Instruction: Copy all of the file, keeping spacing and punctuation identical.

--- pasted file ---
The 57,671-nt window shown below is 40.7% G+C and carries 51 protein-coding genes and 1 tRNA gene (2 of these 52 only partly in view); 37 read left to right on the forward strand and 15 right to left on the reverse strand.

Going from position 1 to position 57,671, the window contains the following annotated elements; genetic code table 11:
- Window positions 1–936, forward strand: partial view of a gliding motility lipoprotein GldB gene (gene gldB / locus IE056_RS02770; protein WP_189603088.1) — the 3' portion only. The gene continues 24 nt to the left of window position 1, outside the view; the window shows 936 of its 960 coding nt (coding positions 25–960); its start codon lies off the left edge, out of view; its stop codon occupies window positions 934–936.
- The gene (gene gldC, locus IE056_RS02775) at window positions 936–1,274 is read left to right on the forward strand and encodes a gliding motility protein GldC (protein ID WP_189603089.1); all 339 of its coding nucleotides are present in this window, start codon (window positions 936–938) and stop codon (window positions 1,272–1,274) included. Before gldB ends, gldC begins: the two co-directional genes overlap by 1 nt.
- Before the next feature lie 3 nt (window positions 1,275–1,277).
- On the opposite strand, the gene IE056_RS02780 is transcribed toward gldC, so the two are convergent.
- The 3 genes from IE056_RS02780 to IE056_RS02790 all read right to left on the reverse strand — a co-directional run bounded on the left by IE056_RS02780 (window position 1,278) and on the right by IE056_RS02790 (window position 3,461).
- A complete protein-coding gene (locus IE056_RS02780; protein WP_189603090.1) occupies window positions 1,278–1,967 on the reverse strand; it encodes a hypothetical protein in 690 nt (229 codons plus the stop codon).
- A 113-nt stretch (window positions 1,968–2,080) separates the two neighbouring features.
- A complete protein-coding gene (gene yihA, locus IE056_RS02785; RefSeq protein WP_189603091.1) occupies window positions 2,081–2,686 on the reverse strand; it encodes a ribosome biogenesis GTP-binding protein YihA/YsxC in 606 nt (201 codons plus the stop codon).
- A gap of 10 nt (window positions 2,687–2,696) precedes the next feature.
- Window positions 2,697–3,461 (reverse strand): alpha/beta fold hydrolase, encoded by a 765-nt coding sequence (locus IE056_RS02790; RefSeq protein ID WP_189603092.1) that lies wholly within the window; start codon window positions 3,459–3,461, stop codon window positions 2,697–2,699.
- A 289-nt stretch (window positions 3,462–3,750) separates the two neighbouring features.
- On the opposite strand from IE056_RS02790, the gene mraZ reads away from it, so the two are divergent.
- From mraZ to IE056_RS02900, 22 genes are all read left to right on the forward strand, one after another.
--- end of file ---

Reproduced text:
The 57,671-nt window shown below is 40.7% G+C and carries 51 protein-coding genes and 1 tRNA gene (2 of these 52 only partly in view); 37 read left to right on the forward strand and 15 right to left on the reverse strand.

Going from position 1 to position 57,671, the window contains the following annotated elements; genetic code table 11:
- Window positions 1–936, forward strand: partial view of a gliding motility lipoprotein GldB gene (gene gldB / locus IE056_RS02770; protein WP_189603088.1) — the 3' portion only. The gene continues 24 nt to the left of window position 1, outside the view; the window shows 936 of its 960 coding nt (coding positions 25–960); its start codon lies off the left edge, out of view; its stop codon occupies window positions 934–936.
- The gene (gene gldC, locus IE056_RS02775) at window positions 936–1,274 is read left to right on the forward strand and encodes a gliding motility protein GldC (protein ID WP_189603089.1); all 339 of its coding nucleotides are present in this window, start codon (window positions 936–938) and stop codon (window positions 1,272–1,274) included. Before gldB ends, gldC begins: the two co-directional genes overlap by 1 nt.
- Before the next feature lie 3 nt (window positions 1,275–1,277).
- On the opposite strand, the gene IE056_RS02780 is transcribed toward gldC, so the two are convergent.
- The 3 genes from IE056_RS02780 to IE056_RS02790 all read right to left on the reverse strand — a co-directional run bounded on the left by IE056_RS02780 (window position 1,278) and on the right by IE056_RS02790 (window position 3,461).
- A complete protein-coding gene (locus IE056_RS02780; protein WP_189603090.1) occupies window positions 1,278–1,967 on the reverse strand; it encodes a hypothetical protein in 690 nt (229 codons plus the stop codon).
- A 113-nt stretch (window positions 1,968–2,080) separates the two neighbouring features.
- A complete protein-coding gene (gene yihA, locus IE056_RS02785; RefSeq protein WP_189603091.1) occupies window positions 2,081–2,686 on the reverse strand; it encodes a ribosome biogenesis GTP-binding protein YihA/YsxC in 606 nt (201 codons plus the stop codon).
- A gap of 10 nt (window positions 2,687–2,696) precedes the next feature.
- Window positions 2,697–3,461 (reverse strand): alpha/beta fold hydrolase, encoded by a 765-nt coding sequence (locus IE056_RS02790; RefSeq protein ID WP_189603092.1) that lies wholly within the window; start codon window positions 3,459–3,461, stop codon window positions 2,697–2,699.
- A 289-nt stretch (window positions 3,462–3,750) separates the two neighbouring features.
- On the opposite strand from IE056_RS02790, the gene mraZ reads away from it, so the two are divergent.
- From mraZ to IE056_RS02900, 22 genes are all read left to right on the forward strand, one after another.